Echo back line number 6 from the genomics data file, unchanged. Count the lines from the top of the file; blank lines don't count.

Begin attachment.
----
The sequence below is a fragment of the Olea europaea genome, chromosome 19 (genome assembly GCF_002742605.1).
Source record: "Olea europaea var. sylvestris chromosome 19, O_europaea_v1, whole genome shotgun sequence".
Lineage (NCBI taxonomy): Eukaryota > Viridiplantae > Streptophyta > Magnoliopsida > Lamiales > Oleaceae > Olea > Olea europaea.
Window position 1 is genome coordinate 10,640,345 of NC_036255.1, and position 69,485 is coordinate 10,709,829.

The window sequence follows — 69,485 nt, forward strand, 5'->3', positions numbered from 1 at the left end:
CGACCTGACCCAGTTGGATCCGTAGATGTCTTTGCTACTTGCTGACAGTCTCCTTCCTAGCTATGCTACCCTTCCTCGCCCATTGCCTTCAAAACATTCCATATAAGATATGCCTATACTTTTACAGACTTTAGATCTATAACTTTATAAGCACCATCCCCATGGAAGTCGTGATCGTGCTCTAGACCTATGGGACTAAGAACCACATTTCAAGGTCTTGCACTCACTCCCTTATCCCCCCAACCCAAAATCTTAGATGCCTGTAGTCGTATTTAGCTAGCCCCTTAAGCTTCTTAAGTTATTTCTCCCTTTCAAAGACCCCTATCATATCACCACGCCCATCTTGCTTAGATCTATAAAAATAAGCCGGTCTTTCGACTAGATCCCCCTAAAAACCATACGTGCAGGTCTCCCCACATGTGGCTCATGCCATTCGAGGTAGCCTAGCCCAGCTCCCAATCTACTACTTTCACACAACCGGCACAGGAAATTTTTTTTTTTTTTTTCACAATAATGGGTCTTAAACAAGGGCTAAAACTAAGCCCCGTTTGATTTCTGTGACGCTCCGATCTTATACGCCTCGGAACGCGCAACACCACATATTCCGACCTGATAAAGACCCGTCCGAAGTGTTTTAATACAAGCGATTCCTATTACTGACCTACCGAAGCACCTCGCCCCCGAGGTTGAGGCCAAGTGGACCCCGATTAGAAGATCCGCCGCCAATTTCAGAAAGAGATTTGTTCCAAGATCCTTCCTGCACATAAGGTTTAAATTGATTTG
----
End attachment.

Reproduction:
CGACCTGACCCAGTTGGATCCGTAGATGTCTTTGCTACTTGCTGACAGTCTCCTTCCTAGCTATGCTACCCTTCCTCGCCCATTGCCTTCAAAACATTCCATATAAGATATGCCTATACTTTTACAGACTTTAGATCTATAACTTTATAAGCACCATCCCCATGGAAGTCGTGATCGTGCTCTAGACCTATGGGACTAAGAACCACATTTCAAGGTCTTGCACTCACTCCCTTATCCCCCCAACCCAAAATCTTAGATGCCTGTAGTCGTATTTAGCTAGCCCCTTAAGCTTCTTAAGTTATTTCTCCCTTTCAAAGACCCCTATCATATCACCACGCCCATCTTGCTTAGATCTATAAAAATAAGCCGGTCTTTCGACTAGATCCCCCTAAAAACCATACGTGCAGGTCTCCCCACATGTGGCTCATGCCATTCGAGGTAGCCTAGCCCAGCTCCCAATCTACTACTTTCACACAACCGGCACAGGAAATTTTTTTTTTTTTTTTCACAATAATGGGTCTTAAACAAGGGCTAAAACTAAGCCCCGTTTGATTTCTGTGACGCTCCGATCTTATACGCCTCGGAACGCGCAACACCACATATTCCGACCTGATAAAGACCCGTCCGAAGTGTTTTAATACAAGCGATTCCTATTACTGACCTACCGAAGCACCTCGCCCCCGAGGTTGAGGCCAAGTGGACCCCGATTAGAAGATCCGCCGCCAATTTCAGAAAGAGATTTGTTCCAAGATCCTTCCTGCACATAAGGTTTAAATTGATTTG